As a board member of Marriage Equality New York, Rob Lassegue has been on the front lines of the battle for same-sex marriage.
He will be near the front of the line with his partner, Manuel Reyes, when hundreds of gay couples get married in New York City on Sunday, the first day that their marriages will be legal.
"I didn't want to get married in any other state or country besides the one that I live in,'' said Lassegue, a 41-year-old event planner.
Lassegue and Reyes, a 32-year-old waiter, have been together more than eight years. They plan to arrive at the city clerk's office at 7:30 a.m. for their wedding, then stick around and answer other couples' questions about the process before heading off for a celebratory cruise on the Hudson River.
More than 800 couples entered a lottery to get married in New York City on Sunday, the day New York becomes the sixth and largest U.S. state where same-sex couples can marry. All of them will be able to tie the knot, thanks to dozens of judges who are volunteering their time.
City officials had estimated that about 2,500 couples might show up at city clerk's offices in the five boroughs on Sunday. By the time the 48-hour lottery had drawn to a close on Thursday, 823 couples had signed up. They were all informed by phone and email that their weddings were on.
Once they arrive, couples will be seen by judges who will perform three steps all at once: granting a marriage license, granting (on a case-by-case basis) a waiver of the waiting period and performing a ceremony. Couples who wish to have their ceremony performed elsewhere in the city are free to skip the final step and instead head to their chosen location.
Phyllis Siegel, a 75-year-old retired bookkeeper, and Connie Kopelov, an 85-year-old retired labor educator, will wear white pants and blue shirts for their ceremony.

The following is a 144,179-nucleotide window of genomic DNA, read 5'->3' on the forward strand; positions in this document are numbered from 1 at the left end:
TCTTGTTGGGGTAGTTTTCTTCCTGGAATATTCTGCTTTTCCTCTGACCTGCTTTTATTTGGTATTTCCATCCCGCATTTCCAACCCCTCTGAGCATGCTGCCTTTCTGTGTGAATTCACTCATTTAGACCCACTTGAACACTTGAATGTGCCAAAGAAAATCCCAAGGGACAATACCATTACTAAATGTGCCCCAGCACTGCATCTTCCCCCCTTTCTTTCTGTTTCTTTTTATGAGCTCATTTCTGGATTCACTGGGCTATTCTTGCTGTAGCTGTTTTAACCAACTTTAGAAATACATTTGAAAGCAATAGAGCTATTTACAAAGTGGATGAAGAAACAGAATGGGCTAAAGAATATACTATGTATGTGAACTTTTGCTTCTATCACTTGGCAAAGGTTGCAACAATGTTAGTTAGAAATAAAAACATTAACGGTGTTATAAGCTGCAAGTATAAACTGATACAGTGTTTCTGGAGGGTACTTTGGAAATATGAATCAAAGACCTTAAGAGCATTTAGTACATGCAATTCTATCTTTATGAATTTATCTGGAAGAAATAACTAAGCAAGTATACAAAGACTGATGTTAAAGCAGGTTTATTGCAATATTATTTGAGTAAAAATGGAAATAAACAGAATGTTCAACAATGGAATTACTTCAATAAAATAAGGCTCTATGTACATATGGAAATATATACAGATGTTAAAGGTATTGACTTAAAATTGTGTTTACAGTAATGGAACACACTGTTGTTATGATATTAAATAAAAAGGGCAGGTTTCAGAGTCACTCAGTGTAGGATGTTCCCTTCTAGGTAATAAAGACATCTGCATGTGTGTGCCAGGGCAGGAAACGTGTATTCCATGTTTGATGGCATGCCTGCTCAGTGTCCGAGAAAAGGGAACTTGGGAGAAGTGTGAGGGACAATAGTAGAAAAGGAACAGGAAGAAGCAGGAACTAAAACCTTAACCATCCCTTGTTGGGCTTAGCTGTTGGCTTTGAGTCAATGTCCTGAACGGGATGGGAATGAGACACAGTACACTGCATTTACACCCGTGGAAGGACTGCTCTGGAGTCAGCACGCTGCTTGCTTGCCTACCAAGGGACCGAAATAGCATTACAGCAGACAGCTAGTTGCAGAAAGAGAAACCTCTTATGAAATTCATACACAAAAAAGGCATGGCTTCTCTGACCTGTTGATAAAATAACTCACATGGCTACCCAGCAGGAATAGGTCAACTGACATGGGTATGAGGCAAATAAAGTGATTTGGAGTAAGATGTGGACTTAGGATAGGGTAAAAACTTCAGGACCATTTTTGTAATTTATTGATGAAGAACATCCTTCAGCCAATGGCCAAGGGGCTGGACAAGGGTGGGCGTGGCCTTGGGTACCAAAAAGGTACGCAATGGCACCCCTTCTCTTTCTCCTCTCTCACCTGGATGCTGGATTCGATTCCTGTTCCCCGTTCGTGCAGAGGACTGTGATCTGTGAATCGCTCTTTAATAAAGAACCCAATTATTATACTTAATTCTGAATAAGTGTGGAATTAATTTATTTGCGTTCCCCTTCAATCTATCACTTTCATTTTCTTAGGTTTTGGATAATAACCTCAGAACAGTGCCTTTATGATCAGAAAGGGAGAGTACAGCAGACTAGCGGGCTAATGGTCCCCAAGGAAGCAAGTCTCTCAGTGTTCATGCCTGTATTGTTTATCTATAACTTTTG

"So far that's the plan,'' Siegel said Friday. "I think it's a nice look.''
Siegel and Kopelov are marrying "because we love each other, which I guess is the first thing,'' Siegel said.
After more than 20 years as partners, they are getting used to the idea of being a married couple.
"I guess she'd be my wife, I'd be her wife,'' Siegel said.
"Partner can mean anything.''
Opponents of same-sex marriage were planning demonstrations for Sunday. The National Organization for Marriage planned protests at Gov. Andrew Cuomo's Manhattan office and at other locations around the state.
Meanwhile, in Maryland, Democratic Gov. Martin O'Malley announced Friday that he would make legalizing same-sex marriage a top priority in the 2012 legislative session.
Gay marriage legislation passed the Maryland Senate this year, but stalled in the House of Delegates when it became clear it was a few votes short of passage.
While O'Malley supported the bill and said he would sign it, he had not included the measure in his list of legislative priorities this year. Supporters are confident O'Malley's stronger backing will make the difference next year.